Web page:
Carlos Alcaraz downplays his father filming Novak Djokovic training session

By Sports Desk July 12, 2023

Carlos Alcaraz walked out of Centre Court and into a spying controversy after reaching the Wimbledon semi-finals for the first time.

The world number one beat fellow 20-year-old Holger Rune in straight sets to reach the last four.

He then had to respond to reports his father Carlos, a regular member of his entourage, recorded Novak Djokovic – who he is seeded to meet in the final – while the seven-time champion was training at Wimbledon’s Aorangi Park.

“Oh, probably it is true. My father is a huge fan of tennis. He doesn’t only watch my matches,” said Alcaraz.

“I think he gets into the club at 11am, gets out at 10pm, watching matches, watching practice from everyone.

“Being able to watch Djokovic in real life, yeah, probably it is true he’s filmed the sessions.”

Pressed on whether having the video footage would give him a competitive advantage, Alcaraz said: “I don’t think so.

“I mean, I have a lot of videos from Djokovic on every platform. I think it’s not an advantage for me.”

Alcaraz did not need any inside information to beat Rune 7-6 (3) 6-4 6-4.

The Spaniard and sixth seed Rune grew up playing against each other and teamed up for a doubles tournament when they were 14.

On Wednesday they became the first men under 21 to face each other in a Wimbledon quarter-final in the open era.

Just six days separate the pair – Rune being the older – and as they headed into a first-set tie-break there was virtually nothing to choose between them either.

Alcaraz had hit 12 winners to Rune’s 13, both had made 12 unforced errors and both had won a total of 38 points.

Both had also double-faulted once, but Rune picked the wrong time to add to that particular tally to hand Alcaraz the advantage in the tie-break, which he went on to win with a stunning backhand return.

They exchanged further blows until 4-4 in the second set when Rune netted a simple overhead, and Alcaraz punished a second serve with another pin-point return to secure the first break of the match.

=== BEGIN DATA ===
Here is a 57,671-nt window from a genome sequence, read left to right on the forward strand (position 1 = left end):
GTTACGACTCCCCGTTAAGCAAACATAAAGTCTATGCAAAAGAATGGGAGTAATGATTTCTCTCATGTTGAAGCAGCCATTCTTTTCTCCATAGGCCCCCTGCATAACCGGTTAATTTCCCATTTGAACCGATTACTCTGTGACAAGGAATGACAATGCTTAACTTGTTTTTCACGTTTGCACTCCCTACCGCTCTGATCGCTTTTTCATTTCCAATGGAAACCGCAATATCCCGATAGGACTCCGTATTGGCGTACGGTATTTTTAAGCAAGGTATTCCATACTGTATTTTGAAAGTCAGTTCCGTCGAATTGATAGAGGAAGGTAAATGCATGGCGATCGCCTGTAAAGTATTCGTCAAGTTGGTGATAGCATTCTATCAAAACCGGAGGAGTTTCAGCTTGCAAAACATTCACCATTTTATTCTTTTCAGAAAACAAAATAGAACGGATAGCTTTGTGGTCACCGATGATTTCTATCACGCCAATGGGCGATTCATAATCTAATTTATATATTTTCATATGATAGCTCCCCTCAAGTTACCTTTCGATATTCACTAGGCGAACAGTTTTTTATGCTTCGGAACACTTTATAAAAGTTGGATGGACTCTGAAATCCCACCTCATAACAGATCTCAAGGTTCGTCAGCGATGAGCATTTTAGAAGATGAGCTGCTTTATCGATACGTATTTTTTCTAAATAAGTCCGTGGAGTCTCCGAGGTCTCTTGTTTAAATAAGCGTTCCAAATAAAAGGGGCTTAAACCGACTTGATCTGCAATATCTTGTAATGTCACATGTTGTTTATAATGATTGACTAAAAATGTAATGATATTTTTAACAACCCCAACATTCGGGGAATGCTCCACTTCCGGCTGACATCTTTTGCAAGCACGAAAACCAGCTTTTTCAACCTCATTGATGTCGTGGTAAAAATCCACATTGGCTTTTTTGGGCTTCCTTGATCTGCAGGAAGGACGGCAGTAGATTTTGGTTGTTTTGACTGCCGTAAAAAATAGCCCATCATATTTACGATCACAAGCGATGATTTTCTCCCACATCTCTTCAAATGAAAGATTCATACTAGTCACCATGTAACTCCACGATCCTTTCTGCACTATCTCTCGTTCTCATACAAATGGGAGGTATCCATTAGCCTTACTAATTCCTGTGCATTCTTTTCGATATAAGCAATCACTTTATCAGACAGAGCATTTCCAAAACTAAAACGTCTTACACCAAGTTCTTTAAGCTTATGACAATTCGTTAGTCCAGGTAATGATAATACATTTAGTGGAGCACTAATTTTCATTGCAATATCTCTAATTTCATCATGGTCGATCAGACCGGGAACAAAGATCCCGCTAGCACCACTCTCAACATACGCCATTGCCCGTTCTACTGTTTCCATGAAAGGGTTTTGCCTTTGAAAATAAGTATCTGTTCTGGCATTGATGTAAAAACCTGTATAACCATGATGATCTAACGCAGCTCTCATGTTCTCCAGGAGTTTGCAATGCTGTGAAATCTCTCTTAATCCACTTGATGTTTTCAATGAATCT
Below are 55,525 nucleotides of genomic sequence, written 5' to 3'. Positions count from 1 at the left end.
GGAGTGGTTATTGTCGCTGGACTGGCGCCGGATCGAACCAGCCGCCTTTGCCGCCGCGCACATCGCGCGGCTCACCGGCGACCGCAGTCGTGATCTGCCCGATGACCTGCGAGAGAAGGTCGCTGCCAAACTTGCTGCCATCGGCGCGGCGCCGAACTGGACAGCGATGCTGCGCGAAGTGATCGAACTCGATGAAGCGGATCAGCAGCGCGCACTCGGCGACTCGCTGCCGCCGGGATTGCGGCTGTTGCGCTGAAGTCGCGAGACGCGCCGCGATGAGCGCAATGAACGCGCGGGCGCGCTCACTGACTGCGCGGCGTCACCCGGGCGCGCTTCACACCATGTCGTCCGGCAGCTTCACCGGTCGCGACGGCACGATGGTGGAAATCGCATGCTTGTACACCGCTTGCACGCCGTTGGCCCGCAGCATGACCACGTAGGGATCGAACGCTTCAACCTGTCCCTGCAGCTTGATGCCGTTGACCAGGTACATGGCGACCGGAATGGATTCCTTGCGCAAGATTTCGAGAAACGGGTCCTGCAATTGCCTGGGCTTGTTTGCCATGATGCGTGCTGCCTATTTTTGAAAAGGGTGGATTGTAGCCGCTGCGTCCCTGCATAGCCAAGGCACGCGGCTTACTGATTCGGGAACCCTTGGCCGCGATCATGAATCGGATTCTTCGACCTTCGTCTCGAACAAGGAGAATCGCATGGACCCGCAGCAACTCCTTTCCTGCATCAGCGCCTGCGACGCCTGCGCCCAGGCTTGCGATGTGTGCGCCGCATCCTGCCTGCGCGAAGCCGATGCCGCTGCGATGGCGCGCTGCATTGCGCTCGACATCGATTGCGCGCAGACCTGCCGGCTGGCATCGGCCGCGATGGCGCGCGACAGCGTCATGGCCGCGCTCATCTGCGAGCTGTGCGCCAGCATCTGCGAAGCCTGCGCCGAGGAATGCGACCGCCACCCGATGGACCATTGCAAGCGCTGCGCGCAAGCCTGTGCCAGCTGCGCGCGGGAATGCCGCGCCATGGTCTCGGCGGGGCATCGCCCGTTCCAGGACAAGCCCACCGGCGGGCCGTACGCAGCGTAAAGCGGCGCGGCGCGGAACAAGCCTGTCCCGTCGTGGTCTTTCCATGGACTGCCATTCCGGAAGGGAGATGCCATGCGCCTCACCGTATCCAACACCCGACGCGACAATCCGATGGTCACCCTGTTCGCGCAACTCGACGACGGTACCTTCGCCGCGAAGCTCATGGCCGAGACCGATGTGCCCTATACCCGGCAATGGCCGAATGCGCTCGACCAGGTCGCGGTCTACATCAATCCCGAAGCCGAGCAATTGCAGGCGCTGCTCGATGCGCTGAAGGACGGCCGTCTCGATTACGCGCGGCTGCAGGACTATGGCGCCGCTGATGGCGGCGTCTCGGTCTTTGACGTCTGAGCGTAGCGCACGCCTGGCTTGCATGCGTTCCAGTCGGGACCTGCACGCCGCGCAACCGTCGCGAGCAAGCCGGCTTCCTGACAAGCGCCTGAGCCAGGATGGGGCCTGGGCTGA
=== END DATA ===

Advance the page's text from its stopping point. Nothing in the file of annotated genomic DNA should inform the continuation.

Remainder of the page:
With England captain Ben Stokes watching in the crowd, it was Rune’s title hopes that were turning to ashes.

The weary Dane was given a warning for a time violation and was promptly broken for 3-2 in the third.

Rune saved a match point on his own serve but could not get near Alcaraz’s as the top seed wrapped up victory in two hours and 20 minutes.

Alcaraz, still a relative grass-court rookie despite his win at Queen’s Club a fortnight ago, said: “Honestly it’s amazing for me, a dream since I started playing tennis, making good results at Wimbledon, such a beautiful tournament.

Alcaraz will play Russian third seed Daniil Medvedev, who beat him in the second round two years ago when he really was a novice on grass, in the semi-final.

“We played two times, once here at Wimbledon,” added Alcaraz. “It’s going to be a tough one.

“But right now I’m going to enjoy this moment. You don’t play a semi-final every year.”

Rune looked frazzled in the final two sets and he revealed he did not feel 100 per cent.

“This morning I didn’t feel very good when I woke up. But, again, it’s normal. You don’t feel good every time you wake up,” he said.

“But, yeah, I had to do everything I could to feel better for the match, but I didn’t have the same energy as I normally have when I play.”

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    Carlos Alcaraz is not wanting to dwell on his French Open triumph as the Spaniard prepares for Wimbledon by featuring at the Queen's Club Championships this week.

    The 21-year-old secured his third major title this month after overcoming Alexander Zverev in a five-set final thriller at Roland-Garros.

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    "We have to be focused on the tournament that we are playing right now," Alcaraz said. "Roland-Garros was a fantastic two weeks for me, a dream come true lifting the trophy.

    "But right now my mind has to be here on the grass to be ready. As soon as I can to play good tennis and to get ready for Wimbledon.

    "Right now my focus is on the grass and then after that, my mind will be on clay again to be at my best for the Olympics."

    Just a year ago, Alcaraz headed to Queen's with only four ATP wins on grass.

    A year later, the big-hitting youngster is getting ready to defend his title in the Wimbledon warm-up tournament before attempting to go back-to-back at the next major.

    "I have more matches in my bank on grass and now with the great run I had last year at Queen's and Wimbledon, I know a little bit on how to play and understand the game a little bit on grass," he added.

    "I am more mature playing on this surface. The first practice I have done here, my movement wasn't as good as last year but it is a slow process, so I have to be really focused in every practice and every match."

    Alcaraz took the fewest main draw appearances of any player in the Open Era to win titles on grass, clay and hard courts.

    He celebrated that French Open glory with a tattoo of Paris' Eiffel Tower on his left ankle, before jetting off for further toasts to his success.

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    "For me as a player, I need this kind of thing. Every player is different but for me to reach my best tennis I have to separate the professional part from the personal part.

    "I have some days off to forget a little bit that I am a professional player. Being with my friends and family means I can rest a little bit."

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    This duo first met at this year's Australian Open, with Medvedev winning on that occasion too.

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